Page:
|Size:||Height: 3 feet (91 cm)|
|Weight:||Up to 26 pounds (12 kg)|
|Diet:||Leaves, fruit, buds, flowers and the occasional insect, bird’s egg and/or small vertebrate|
|Distribution:||Sumatra and Malaysia|
|Young:||1 every 2 to 3 years|
|IUCN Status:||No special status|
|Terms:||No special terms|
|Lifespan:||Up to 40 years in the wild|
· The siamang gibbon is the loudest of all gibbons—its call can be heard two miles away.
· The siamang is the largest gibbon—all nine species live in the rainforests of southern Asia.
· Siamang gibbons sing for 15 minutes or more, several times a day.
· Instead of grasping a branch with their fingers, they use their long fingers to hook over branches while swinging.
Male and female siamang gibbons are similar in appearance and size. They have long black hair and a blue-gray face. Siamangs have exceptionally long arms, averaging five feet (1.5 m) across when stretched out. They are extremely vocal animals, and have a large sac on the throat that inflates when they sing or call out.
Siamang gibbons inhabit only a very small portion of the world, living in the rainforests of Sumatra and Malaysia.
Their diets are almost completely vegetarian, consisting of 50 percent leaves, 40 percent fruit (figs are their favourite) and the remainder is made up of other plant material such as buds and flowers, but also the occasional insect, bird’s egg or small vertebrate. They forage for food during the day, usually in the morning and late afternoon, resting during the hot midday.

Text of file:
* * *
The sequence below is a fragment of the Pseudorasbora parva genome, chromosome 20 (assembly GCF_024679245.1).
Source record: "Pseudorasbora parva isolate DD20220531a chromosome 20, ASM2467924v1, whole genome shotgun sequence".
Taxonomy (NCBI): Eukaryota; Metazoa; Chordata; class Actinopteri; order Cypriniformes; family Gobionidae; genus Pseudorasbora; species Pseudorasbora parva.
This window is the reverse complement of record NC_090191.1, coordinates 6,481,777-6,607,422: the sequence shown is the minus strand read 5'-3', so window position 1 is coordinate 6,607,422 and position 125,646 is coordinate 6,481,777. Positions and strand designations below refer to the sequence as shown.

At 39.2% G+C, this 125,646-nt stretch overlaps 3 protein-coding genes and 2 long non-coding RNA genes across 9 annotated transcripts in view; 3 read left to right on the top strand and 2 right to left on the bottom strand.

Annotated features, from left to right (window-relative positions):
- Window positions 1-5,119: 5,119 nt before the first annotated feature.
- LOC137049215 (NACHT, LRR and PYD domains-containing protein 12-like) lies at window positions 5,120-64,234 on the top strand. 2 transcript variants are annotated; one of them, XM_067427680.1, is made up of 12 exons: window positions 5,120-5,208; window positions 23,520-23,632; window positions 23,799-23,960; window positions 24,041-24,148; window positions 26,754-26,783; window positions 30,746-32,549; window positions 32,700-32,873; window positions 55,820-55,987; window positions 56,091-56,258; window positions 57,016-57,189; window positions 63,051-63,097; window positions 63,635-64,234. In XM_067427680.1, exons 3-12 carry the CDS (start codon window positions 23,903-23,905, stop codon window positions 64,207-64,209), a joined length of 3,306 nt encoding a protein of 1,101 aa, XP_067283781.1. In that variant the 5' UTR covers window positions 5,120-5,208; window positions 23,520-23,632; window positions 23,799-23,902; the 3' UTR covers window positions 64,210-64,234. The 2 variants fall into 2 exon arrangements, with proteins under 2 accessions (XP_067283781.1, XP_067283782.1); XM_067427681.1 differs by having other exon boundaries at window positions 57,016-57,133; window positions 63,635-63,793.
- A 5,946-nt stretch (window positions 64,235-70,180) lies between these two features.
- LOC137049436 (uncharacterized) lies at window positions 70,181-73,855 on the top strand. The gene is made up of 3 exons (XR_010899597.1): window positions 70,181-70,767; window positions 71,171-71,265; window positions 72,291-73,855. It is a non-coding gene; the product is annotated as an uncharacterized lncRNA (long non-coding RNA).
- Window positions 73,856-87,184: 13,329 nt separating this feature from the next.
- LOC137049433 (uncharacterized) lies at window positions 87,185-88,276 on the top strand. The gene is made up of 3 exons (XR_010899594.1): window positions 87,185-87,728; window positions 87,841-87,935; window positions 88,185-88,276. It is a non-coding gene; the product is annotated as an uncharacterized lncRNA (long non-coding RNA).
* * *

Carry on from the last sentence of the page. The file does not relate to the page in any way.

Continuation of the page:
Once mated, siamang couples remain together for life. The female undergoes a seven-and-a-half month pregnancy before giving birth to a single baby. The baby clings to the mother for the first year of its life, while the father looks after the older siblings. After that time, parental care for the newborn switches to the father. At the age of six, young siamangs begin to demonstrate an interest in the opposite sex, and by eight, they find another siamang, pair up and begin their own families.
Siamang gibbons live in family groups consisting of a mother and father and their offspring of various years that have not yet reached maturity (about the age of eight). Males make low booming sounds and emit loud screams, while females make booming and barking sounds, especially first thing in the morning. The family group sleeps perched high up in a tree at night, while sitting upright on branches. The members of the family show their affection for each other in various ways, including grooming each other and playing together. Gibbons move around by swinging from branch to branch using their long arms. When they walk on the ground, they often hold their hands up over their heads.
Along with all species of gibbons, siamangs are declining in population, mainly because of habitat destruction.
Siamang Gibbon Wildlife Fact File, IM Pub, US